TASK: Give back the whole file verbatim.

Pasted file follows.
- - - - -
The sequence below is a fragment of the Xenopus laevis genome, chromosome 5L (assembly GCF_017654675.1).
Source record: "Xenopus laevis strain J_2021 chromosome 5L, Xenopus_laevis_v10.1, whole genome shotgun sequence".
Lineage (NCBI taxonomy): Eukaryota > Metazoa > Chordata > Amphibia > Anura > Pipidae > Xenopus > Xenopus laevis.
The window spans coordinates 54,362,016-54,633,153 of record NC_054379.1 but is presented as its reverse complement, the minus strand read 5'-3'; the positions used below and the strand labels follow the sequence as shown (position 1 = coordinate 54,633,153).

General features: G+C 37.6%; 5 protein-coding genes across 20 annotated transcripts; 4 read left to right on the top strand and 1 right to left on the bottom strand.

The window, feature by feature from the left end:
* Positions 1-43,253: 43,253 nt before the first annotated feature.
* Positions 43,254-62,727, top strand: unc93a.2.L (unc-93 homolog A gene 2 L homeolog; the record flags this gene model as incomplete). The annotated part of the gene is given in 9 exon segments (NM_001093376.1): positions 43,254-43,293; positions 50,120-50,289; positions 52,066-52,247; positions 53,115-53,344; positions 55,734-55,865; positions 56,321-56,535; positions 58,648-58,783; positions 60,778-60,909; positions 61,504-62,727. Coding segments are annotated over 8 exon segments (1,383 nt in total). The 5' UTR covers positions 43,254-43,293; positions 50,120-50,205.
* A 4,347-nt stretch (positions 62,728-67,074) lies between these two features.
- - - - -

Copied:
The sequence below is a fragment of the Xenopus laevis genome, chromosome 5L (assembly GCF_017654675.1).
Source record: "Xenopus laevis strain J_2021 chromosome 5L, Xenopus_laevis_v10.1, whole genome shotgun sequence".
Lineage (NCBI taxonomy): Eukaryota > Metazoa > Chordata > Amphibia > Anura > Pipidae > Xenopus > Xenopus laevis.
The window spans coordinates 54,362,016-54,633,153 of record NC_054379.1 but is presented as its reverse complement, the minus strand read 5'-3'; the positions used below and the strand labels follow the sequence as shown (position 1 = coordinate 54,633,153).

General features: G+C 37.6%; 5 protein-coding genes across 20 annotated transcripts; 4 read left to right on the top strand and 1 right to left on the bottom strand.

The window, feature by feature from the left end:
* Positions 1-43,253: 43,253 nt before the first annotated feature.
* Positions 43,254-62,727, top strand: unc93a.2.L (unc-93 homolog A gene 2 L homeolog; the record flags this gene model as incomplete). The annotated part of the gene is given in 9 exon segments (NM_001093376.1): positions 43,254-43,293; positions 50,120-50,289; positions 52,066-52,247; positions 53,115-53,344; positions 55,734-55,865; positions 56,321-56,535; positions 58,648-58,783; positions 60,778-60,909; positions 61,504-62,727. Coding segments are annotated over 8 exon segments (1,383 nt in total). The 5' UTR covers positions 43,254-43,293; positions 50,120-50,205.
* A 4,347-nt stretch (positions 62,728-67,074) lies between these two features.